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Written by Alex Beeching | UK
on April 30, 2019

If someone were to write a book called Cakes and their Role in Literature, it would likely be a pretty slim volume. But one thing’s for sure: there would undoubtedly be a chapter on the humble madeleine and Proust’s magnum opus, In Search of Lost Time. A mere crumb from a madeleine is enough to open the floodgates of unbidden memory for Proust and send him into ecstasies.

“No sooner had the warm liquid mixed with the crumbs touched my palate than a shudder ran through me and I stopped, intent upon the extraordinary thing that was happening to me. An exquisite pleasure had invaded my senses, something isolated, detached, with no suggestion of its origin.”

Proust goes on to explain that the little cakes brought back such happy memories, he forgot all his troubles and was filled with an overwhelming feeling of joy.

 

madeleines evoke the power of nostalgia for Proust

The mighty madeleine. Just imagine if Proust’s mother had made her own éclairs!

 

proust - power of nostalgia in writing

Valentin Louis Georges Eugène Marcel Proust, July 1871 – November 1922

Nostalgia as a secret sauce

Nostalgia has long been a staple of advertising. If Disney were ever to make ‘In Search of Lost Time the Musical’ or ‘Proust on Ice’, doubtless the merchandising would include a range of madeleines: ‘Less than 1000 calories! May contain nuts and memories.’

There’s profit in nostalgia and Coca Cola’s ad campaigns featuring Santa Claus are a leading example of this. Coke didn’t invent Santa of course but it did adapt him to suit its preferred image.

In 1931, Archie Lee, the D’Arcy Advertising Agency director working on the Coca Cola account, sought to make Saint Nick wholly avuncular and appealing to children. To that end, he commissioned a certain Haddon Sundblom to pep up the brown-smocked and rather scrawny St. Nicholas of tradition.

The Original St. Nicholas

Original Santa: sour-faced, parsimonious and no fun at all.

Sundblom took an old illustration by Thomas Nast (the man who designed the GOP’s elephant) and gave it the Coke colour-scheme. He then added toys, a glass of cola and his own face. That’s right – if you’ve ever wondered what well-known graphic designer and illustrator Haddon Sundblom looked like then check out any Coca Cola ad campaign featuring their own Santa Claus. It’s the man himself, with added beard. The kids in the original ads were his neighbour’s daughters.

Santa Claus by Coca-Cola

Coca Cola’s Santa: that chubby toymaker who keeps leaving the refrigerator door open.
Photo credit - The Coca Cola Company

Since then, Coca Cola has gone to great lengths to make itself synonymous with Christmas. That lorry keeps on coming year after year.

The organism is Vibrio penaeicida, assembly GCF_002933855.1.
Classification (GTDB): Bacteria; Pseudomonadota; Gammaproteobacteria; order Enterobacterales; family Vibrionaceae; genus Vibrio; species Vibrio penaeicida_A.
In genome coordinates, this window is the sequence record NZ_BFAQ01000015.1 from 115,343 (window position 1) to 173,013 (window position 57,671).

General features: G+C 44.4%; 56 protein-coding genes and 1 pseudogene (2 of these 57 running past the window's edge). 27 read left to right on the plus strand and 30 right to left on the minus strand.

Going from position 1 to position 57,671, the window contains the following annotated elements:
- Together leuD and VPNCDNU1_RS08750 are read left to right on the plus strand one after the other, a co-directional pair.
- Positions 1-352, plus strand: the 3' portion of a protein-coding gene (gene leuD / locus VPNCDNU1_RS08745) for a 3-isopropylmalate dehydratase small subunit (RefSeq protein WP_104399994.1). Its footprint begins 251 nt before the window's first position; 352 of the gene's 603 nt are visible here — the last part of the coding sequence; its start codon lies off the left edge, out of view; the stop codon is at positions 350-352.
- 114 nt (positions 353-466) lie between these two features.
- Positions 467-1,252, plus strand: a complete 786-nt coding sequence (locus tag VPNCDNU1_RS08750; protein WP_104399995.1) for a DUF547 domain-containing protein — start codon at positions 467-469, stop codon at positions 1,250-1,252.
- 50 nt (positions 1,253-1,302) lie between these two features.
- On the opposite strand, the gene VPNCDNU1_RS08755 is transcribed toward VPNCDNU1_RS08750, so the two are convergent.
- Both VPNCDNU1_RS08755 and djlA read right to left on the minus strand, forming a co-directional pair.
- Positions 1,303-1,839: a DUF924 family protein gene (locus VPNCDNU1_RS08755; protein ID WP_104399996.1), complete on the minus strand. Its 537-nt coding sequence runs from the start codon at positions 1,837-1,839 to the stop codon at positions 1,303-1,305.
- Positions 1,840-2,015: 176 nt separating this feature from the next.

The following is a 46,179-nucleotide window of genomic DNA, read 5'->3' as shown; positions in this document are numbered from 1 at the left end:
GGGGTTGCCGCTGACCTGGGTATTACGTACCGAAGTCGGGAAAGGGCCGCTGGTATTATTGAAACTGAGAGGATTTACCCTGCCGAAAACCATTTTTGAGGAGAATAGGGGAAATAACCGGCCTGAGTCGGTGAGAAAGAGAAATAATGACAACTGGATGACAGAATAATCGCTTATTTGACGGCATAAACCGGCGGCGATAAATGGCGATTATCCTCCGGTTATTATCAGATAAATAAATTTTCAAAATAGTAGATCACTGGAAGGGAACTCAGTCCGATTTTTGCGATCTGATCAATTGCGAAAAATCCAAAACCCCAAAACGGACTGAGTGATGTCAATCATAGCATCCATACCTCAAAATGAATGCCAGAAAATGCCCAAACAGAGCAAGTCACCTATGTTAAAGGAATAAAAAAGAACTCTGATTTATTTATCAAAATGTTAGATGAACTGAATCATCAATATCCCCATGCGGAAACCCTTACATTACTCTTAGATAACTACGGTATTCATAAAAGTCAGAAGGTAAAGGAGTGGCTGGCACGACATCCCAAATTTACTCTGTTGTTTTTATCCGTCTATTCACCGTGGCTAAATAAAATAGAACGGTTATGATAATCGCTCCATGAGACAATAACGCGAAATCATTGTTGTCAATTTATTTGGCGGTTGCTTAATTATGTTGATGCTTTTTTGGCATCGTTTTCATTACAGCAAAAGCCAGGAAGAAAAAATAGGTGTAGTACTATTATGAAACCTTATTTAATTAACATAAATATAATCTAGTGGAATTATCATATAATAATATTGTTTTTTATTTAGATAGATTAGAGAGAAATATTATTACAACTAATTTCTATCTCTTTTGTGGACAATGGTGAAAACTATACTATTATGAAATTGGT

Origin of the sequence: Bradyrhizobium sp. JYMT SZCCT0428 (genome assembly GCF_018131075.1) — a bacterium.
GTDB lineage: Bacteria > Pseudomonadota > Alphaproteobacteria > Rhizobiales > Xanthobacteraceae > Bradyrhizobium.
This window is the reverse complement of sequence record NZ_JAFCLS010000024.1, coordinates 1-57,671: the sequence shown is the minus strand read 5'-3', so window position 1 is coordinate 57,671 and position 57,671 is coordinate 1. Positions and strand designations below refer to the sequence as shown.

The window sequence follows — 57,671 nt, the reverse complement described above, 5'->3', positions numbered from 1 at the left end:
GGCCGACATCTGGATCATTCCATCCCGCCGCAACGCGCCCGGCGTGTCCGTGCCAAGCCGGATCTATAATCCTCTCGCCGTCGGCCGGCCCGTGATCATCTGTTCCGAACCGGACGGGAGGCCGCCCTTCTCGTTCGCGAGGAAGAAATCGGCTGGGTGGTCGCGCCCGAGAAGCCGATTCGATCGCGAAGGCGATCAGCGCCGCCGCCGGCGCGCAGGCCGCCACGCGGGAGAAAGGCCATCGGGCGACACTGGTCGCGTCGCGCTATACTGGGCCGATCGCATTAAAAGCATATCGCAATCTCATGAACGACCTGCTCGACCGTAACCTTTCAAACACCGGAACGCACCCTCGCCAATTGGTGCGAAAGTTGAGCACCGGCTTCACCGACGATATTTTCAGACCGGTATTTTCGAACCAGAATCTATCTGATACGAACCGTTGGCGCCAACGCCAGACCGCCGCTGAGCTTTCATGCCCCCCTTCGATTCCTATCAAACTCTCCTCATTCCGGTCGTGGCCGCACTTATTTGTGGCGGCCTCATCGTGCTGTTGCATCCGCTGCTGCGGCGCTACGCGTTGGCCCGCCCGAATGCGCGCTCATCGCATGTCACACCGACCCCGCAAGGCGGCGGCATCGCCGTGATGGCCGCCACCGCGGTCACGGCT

Does nostalgia strengthen brands?

Many brands are playing the nostalgia card at the moment. Take a look at recent campaigns promoting Microsoft, KFC, Lego and Herbal Essences, for example.

Why are they playing to nostalgia? Quite simply, because tapping into one’s fondest memories is a strategy that works and it does so for everyone from octogenarians to millennials. Emotion sells. Much of its appeal lies in its ability to sneak past the dragons of reason and make a beeline straight for your wallet via your heart. Time and again, tying your messaging to particular cultural references from the past has proven the perfect means of reaching your target demographic.

Such tactics can be in dubious taste, of course. Case in point: Galaxy, which in 2014 raised Audrey Hepburn from the dead to flog chocolate bars. Hepburn epitomised grace and charm. In a classic example of association by value, Galaxy shamelessly used her (or rather a double with a big dollop of CGI wizardry) to convey its brand values. They even used the Oscar-winning song ‘Moon River’ from the film ‘Breakfast at Tiffany’s’ so as to extract every precious drop of nostalgia.

 

 

 

What gives nostalgia its power?

The word itself is a compound of the Greek ‘nostos’ and ‘algos’, meaning ‘homecoming’ and ‘ache’. It implies loss, the presence of an absence or a yearning for ‘home’, sometimes literally, not infrequently metaphorically.

The metaphysics of nostalgia have been the subject of a good deal of scholarly head scratching. In Looking Awry, cult thinker Slavoj Žižek argues that nostalgia is the diametric opposite of pornography. The pornographer is acutely aware of the observer and everything is staged with his or her gaze in mind. It sees us seeing, as it were. By contrast, in nostalgia we have a hermetically sealed past, whose participants are blissfully unaware that their doings may be the object of our longing. In that sense, nostalgia is a form of voyeurism.

Much of the wistful pleasure of nostalgia, therefore, lies in imagining an innocent gaze, one’s own or that of somebody else. When, for example, we watch a Christmas advert showing a Dickensian London of chuckling costermongers, beaming carol singers and bewhiskered gentlemen tossing sixpences to mischievous guttersnipes, we imagine how jolly it all must have been and we long for that jolliness. We bring such a freight of associations to scenes drawn from literature, film and music yet we can never quite see as they saw or feel as they felt.

In short, nostalgia stirs in us a feeling of warmth and of wistfulness, and sometimes we’ll buy products or services with deliberate and skillful associations with happy times.

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